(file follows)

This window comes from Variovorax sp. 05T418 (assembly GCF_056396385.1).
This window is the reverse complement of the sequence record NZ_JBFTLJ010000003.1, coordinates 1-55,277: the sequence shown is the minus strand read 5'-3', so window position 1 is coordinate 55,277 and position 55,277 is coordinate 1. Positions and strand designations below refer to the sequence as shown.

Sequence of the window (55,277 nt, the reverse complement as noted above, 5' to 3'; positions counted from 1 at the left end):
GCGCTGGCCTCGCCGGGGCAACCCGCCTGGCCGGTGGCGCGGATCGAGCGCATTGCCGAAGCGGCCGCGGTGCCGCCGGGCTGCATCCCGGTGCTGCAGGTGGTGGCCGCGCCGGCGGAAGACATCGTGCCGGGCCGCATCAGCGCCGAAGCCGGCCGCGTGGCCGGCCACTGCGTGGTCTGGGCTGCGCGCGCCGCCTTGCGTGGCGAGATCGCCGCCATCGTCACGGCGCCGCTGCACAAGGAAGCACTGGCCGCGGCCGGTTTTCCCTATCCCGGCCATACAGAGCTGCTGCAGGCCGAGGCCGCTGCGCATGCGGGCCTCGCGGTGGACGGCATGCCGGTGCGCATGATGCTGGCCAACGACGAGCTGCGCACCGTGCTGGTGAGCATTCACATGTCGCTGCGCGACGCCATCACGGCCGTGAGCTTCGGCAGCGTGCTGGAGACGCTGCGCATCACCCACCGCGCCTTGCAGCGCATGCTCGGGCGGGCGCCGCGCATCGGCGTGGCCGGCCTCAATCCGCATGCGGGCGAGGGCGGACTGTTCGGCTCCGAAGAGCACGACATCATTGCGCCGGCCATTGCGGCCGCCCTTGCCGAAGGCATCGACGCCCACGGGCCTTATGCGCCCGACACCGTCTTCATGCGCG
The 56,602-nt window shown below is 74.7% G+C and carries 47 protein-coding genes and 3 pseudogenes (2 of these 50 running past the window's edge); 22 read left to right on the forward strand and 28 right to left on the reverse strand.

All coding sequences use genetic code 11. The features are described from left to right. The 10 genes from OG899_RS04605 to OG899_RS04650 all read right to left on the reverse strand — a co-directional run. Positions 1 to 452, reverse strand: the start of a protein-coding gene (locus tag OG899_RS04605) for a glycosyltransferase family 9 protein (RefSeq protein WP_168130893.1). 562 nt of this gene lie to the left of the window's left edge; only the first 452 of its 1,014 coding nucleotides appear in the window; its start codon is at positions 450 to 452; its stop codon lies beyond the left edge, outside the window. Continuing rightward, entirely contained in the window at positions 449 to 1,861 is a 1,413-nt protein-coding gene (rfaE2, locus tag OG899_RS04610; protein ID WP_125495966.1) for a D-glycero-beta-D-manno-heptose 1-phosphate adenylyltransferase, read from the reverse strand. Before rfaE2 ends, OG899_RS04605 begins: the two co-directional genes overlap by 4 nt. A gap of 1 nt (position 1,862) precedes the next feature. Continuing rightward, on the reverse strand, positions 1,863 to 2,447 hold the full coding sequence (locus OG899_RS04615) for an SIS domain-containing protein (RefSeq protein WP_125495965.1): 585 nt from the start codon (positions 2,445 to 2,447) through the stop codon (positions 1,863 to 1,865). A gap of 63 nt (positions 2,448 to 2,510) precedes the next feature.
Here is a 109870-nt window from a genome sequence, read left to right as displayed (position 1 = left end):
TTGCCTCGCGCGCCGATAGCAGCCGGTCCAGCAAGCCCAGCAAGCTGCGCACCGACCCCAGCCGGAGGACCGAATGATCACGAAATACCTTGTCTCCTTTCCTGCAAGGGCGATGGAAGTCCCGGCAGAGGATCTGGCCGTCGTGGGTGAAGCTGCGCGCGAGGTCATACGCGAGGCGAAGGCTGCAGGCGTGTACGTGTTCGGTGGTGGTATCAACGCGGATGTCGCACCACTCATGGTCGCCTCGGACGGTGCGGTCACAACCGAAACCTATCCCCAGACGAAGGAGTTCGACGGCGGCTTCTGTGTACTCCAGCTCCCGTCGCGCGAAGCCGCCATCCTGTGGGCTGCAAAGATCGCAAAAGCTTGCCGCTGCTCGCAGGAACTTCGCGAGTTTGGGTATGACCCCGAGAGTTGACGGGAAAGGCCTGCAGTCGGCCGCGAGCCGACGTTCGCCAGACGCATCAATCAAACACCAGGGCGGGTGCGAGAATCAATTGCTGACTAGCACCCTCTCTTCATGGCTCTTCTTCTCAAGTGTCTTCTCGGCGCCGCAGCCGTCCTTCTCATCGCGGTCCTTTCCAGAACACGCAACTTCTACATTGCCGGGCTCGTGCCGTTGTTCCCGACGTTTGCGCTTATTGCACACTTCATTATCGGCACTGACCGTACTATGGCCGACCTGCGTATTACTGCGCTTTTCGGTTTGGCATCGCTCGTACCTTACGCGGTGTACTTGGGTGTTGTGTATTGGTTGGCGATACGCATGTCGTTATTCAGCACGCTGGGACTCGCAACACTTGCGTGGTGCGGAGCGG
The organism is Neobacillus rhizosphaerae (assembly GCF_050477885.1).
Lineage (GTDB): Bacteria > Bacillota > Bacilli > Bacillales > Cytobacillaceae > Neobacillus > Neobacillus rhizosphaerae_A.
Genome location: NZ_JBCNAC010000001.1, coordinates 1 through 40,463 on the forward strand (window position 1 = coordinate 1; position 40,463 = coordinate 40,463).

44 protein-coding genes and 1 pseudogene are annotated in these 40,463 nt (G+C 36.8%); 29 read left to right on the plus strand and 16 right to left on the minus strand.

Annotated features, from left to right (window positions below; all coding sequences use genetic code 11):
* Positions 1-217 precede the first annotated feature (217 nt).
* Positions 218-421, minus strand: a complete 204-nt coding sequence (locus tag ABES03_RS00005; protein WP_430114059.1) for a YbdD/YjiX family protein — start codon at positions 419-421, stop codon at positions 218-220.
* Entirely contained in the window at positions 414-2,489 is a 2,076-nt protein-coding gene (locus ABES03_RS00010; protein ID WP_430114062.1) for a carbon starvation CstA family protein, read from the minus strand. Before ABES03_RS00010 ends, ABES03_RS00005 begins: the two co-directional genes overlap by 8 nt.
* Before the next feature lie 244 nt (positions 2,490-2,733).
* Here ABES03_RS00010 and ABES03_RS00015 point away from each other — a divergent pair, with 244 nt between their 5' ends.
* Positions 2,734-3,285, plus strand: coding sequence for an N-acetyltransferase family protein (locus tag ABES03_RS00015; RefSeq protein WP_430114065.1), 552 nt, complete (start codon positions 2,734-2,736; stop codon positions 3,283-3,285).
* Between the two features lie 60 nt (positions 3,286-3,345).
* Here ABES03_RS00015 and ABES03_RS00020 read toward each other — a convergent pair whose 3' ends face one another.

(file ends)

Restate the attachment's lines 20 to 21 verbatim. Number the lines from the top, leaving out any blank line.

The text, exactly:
* Between the two features lie 60 nt (positions 3,286-3,345).
* Here ABES03_RS00015 and ABES03_RS00020 read toward each other — a convergent pair whose 3' ends face one another.